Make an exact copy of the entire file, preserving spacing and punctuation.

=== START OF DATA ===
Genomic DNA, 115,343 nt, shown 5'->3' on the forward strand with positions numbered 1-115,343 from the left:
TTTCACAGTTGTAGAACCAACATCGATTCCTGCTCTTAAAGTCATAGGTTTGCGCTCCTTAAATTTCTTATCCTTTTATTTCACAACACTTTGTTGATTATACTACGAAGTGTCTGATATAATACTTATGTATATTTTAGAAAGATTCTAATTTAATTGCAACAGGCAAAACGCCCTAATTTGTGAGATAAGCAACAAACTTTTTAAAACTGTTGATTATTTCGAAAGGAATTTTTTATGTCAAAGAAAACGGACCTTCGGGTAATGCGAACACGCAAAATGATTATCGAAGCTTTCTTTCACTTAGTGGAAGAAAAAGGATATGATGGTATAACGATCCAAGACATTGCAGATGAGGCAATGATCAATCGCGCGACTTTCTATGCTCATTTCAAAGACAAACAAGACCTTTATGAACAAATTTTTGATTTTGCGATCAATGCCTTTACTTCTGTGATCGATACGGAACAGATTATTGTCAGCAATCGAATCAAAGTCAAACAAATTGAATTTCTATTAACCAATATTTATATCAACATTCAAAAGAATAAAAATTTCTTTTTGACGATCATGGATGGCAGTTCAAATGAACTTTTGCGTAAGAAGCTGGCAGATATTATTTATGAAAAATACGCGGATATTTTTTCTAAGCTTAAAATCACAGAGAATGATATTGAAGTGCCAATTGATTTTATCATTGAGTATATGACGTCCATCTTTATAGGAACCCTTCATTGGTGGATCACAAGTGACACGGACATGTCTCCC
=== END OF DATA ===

Genomic DNA, 115,343 nt, shown 5'->3' on the forward strand with positions numbered 1-115,343 from the left:
TTTCACAGTTGTAGAACCAACATCGATTCCTGCTCTTAAAGTCATAGGTTTGCGCTCCTTAAATTTCTTATCCTTTTATTTCACAACACTTTGTTGATTATACTACGAAGTGTCTGATATAATACTTATGTATATTTTAGAAAGATTCTAATTTAATTGCAACAGGCAAAACGCCCTAATTTGTGAGATAAGCAACAAACTTTTTAAAACTGTTGATTATTTCGAAAGGAATTTTTTATGTCAAAGAAAACGGACCTTCGGGTAATGCGAACACGCAAAATGATTATCGAAGCTTTCTTTCACTTAGTGGAAGAAAAAGGATATGATGGTATAACGATCCAAGACATTGCAGATGAGGCAATGATCAATCGCGCGACTTTCTATGCTCATTTCAAAGACAAACAAGACCTTTATGAACAAATTTTTGATTTTGCGATCAATGCCTTTACTTCTGTGATCGATACGGAACAGATTATTGTCAGCAATCGAATCAAAGTCAAACAAATTGAATTTCTATTAACCAATATTTATATCAACATTCAAAAGAATAAAAATTTCTTTTTGACGATCATGGATGGCAGTTCAAATGAACTTTTGCGTAAGAAGCTGGCAGATATTATTTATGAAAAATACGCGGATATTTTTTCTAAGCTTAAAATCACAGAGAATGATATTGAAGTGCCAATTGATTTTATCATTGAGTATATGACGTCCATCTTTATAGGAACCCTTCATTGGTGGATCACAAGTGACACGGACATGTCTCCC